Napolitano: Internet Monitoring Needed to Fight Homegrown Terrorism

  – Associated Press

 – June 18, 2010

Napolitano: Internet Monitoring Needed to Fight Homegrown Terrorism

Fighting homegrown terrorism by monitoring Internet communications is a civil liberties trade-off the U.S. government must make to beef up national security, the nation’s homeland security chief said Friday. 

WASHINGTON — Fighting homegrown terrorism by monitoring Internet communications is a civil liberties trade-off the U.S. government must make to beef up national security, the nation’s homeland security chief said Friday. 

As terrorists increasingly recruit U.S. citizens, the government needs to constantly balance Americans’ civil rights and privacy with the need to keep people safe, said Homeland Security Secretary Janet Napolitano. 

But finding that balance has become more complex as homegrown terrorists have used the Internet to reach out to extremists abroad for inspiration and training. Those contacts have spurred a recent rash of U.S.-based terror plots and incidents. 

“The First Amendment protects radical opinions, but we need the legal tools to do things like monitor the recruitment of terrorists via the Internet,” Napolitano told a gathering of the American Constitution Society for Law and Policy. 

Napolitano’s comments suggest an effort by the Obama administration to reach out to its more liberal, Democratic constituencies to assuage fears that terrorist worries will lead to the erosion of civil rights. 

The administration has faced a number of civil liberties and privacy challenges in recent months as it has tried to increase airport security by adding full-body scanners, or track suspected terrorists traveling into the United States from other countries. 

“Her speech is sign of the maturing of the administration on this issue,” said Stewart Baker, former undersecretary for policy with the Department of Homeland Security. “They now appreciate the risks and the trade-offs much more clearly than when they first arrived, and to their credit, they’ve adjusted their preconceptions.” 

Underscoring her comments are a number of recent terror attacks over the past year where legal U.S. residents such as Times Square bombing suspect Faisal Shahzad and accused Fort Hood, Texas, shooter Maj. Nidal Hasan, are believed to have been inspired by the Internet postings of violent Islamic extremists. 

And the fact that these are U.S. citizens or legal residents raises many legal and constitutional questions. 

Napolitano said it is wrong to believe that if security is embraced, liberty is sacrificed. 

She added, “We can significantly advance security without having a deleterious impact on individual rights in most instances. At the same time, there are situations where trade-offs are inevitable.” 

As an example, she noted the struggle to use full-body scanners at airports caused worries that they would invade people’s privacy. 

The scanners are useful in identifying explosives or other nonmetal weapons that ordinary metal-detectors might miss — such as the explosives that authorities said were successfully brought on board the Detroit-bound airliner on Christmas Day by Nigerian Umar Farouk Abdulmutallab. He is accused of trying to detonate a bomb hidden in his underwear, but the explosives failed, and only burned Abdulmutallab.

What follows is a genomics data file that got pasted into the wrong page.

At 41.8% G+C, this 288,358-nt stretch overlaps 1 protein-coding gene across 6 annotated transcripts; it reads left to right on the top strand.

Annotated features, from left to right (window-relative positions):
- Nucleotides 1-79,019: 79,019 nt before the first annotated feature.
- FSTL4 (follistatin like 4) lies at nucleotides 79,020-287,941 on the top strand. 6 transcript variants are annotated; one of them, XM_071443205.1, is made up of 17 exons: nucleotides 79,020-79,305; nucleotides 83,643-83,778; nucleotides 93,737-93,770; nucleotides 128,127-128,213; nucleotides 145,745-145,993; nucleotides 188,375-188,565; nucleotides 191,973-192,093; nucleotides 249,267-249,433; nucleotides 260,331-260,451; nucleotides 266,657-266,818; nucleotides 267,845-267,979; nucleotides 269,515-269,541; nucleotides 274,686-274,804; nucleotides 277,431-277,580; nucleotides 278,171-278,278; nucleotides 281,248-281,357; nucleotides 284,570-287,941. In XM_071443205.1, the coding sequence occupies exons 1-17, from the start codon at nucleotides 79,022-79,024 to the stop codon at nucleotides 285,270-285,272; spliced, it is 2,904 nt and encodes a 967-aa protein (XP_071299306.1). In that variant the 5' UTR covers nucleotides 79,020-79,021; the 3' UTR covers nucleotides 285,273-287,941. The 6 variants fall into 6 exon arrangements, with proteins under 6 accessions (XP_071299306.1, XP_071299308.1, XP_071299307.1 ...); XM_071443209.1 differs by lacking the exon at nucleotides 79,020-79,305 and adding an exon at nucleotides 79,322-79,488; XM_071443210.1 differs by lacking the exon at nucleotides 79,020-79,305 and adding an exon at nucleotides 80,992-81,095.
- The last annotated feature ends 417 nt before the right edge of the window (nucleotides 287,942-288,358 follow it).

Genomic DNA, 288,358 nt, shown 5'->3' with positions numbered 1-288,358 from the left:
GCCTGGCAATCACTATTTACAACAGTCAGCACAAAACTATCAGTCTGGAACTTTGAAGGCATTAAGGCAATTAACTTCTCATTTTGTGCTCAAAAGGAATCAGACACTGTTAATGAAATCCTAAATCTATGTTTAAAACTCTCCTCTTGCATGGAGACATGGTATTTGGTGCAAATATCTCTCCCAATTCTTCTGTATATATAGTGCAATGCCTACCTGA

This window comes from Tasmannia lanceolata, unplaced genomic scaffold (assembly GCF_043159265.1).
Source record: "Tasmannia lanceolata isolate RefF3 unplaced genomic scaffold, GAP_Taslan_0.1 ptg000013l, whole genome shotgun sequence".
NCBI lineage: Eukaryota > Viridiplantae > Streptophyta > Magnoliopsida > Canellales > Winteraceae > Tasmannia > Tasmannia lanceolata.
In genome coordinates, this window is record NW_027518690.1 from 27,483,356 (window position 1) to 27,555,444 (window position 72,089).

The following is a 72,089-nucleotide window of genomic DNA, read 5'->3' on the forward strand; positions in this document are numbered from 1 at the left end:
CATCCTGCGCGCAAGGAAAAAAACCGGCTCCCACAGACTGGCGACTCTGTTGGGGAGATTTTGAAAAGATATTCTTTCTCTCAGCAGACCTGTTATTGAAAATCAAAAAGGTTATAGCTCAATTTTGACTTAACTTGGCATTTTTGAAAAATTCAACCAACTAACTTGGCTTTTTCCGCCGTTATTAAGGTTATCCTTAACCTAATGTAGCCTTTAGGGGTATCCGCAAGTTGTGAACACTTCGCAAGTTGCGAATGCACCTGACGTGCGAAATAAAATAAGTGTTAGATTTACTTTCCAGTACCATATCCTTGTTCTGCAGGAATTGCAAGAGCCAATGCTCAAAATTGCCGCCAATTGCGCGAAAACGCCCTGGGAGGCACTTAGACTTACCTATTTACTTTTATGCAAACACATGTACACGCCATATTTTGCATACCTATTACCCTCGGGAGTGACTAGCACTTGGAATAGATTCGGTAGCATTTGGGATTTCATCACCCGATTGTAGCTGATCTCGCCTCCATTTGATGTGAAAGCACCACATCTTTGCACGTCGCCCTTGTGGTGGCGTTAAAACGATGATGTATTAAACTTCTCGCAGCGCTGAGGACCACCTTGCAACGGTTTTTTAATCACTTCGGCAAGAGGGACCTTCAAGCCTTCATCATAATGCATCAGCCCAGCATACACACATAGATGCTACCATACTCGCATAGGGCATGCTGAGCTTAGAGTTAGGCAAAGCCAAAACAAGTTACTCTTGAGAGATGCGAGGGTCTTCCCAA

U.S. officials, said Napolitano, have worked to institute a number of restrictions on the scanners’ use in order to minimize that. The scans cannot be saved or stored on the machines by the operator, and Transportation Security Agency workers can’t have phones or cameras that could capture the scan when near the machine.

“Drudge Tax”: Government Agency Declares War On Conservative Online Journalism

“Drudge Tax”: Government Agency Declares War On Conservative Online Journalism

June 4th, 2010 Posted By Erik Wong.

mattdrudge

The internet is the new Talk Radio, in that it is completely run by Conservatives. This truth is proven in the very name attached to this act of suppression, the “Drudge Tax.” They might as well call it the “Right-Wing Tax,” they are not hiding what this attempt at Totalitarianism is directed towards. The left owns 90% of the MSM, yet they know that much of America is using the internet to see through their bullshit. Their poll numbers are tanking, and this scares them. That is how this “Tax” came into being. That’s what this “Tax” seeks to control.

The Washington Times:

The Federal Trade Commission (FTC) is seeking ways to “reinvent” journalism, and that’s a cause for concern. According to a May 28 draft proposal, the agency thinks government should be at the center of a media overhaul. The bureaucracy sees it as a problem that the Internet has introduced a wealth of information options to consumers, forcing media companies to adapt and experiment to meet changing market needs. FTC’s policy staff fears this new reality.

“There are reasons for concern that experimentation may not produce a robust and sustainable business model for commercial journalism,” the report states. With no faith that the market will work things out for the better, government thinks it must come to the rescue.